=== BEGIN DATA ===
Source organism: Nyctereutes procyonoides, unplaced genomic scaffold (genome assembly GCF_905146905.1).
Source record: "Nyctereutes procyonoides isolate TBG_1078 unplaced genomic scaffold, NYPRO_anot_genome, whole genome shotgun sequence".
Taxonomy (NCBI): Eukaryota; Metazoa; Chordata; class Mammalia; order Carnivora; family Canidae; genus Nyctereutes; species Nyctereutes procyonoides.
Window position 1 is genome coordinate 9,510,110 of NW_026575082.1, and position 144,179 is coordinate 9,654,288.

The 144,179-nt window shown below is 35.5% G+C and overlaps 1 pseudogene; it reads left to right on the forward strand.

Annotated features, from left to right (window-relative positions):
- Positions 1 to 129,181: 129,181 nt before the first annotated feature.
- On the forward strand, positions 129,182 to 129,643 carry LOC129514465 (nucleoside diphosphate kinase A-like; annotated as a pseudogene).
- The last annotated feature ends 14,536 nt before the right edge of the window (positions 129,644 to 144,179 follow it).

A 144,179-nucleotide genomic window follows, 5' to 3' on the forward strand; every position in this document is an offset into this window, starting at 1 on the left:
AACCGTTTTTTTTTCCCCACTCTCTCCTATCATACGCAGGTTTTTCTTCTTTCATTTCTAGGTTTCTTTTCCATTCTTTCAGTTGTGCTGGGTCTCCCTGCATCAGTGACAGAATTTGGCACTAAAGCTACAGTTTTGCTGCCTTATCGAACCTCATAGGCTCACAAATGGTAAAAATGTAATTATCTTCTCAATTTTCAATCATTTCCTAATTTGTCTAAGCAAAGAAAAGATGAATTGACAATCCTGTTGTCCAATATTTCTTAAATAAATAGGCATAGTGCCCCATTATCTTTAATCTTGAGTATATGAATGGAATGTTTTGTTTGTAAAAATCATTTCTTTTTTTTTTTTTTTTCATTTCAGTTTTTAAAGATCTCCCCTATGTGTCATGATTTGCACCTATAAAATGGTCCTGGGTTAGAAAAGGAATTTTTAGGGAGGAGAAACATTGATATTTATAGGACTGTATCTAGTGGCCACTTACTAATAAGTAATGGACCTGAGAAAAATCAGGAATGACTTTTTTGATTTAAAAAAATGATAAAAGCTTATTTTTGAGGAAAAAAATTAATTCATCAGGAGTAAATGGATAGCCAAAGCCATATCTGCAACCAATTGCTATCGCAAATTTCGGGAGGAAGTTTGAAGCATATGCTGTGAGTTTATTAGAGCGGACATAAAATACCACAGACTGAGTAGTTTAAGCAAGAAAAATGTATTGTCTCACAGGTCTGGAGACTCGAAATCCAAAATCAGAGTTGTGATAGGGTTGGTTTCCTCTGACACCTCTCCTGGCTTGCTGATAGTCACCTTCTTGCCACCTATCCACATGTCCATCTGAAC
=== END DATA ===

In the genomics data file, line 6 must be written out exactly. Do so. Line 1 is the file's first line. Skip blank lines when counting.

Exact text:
Annotated features, from left to right (window-relative positions):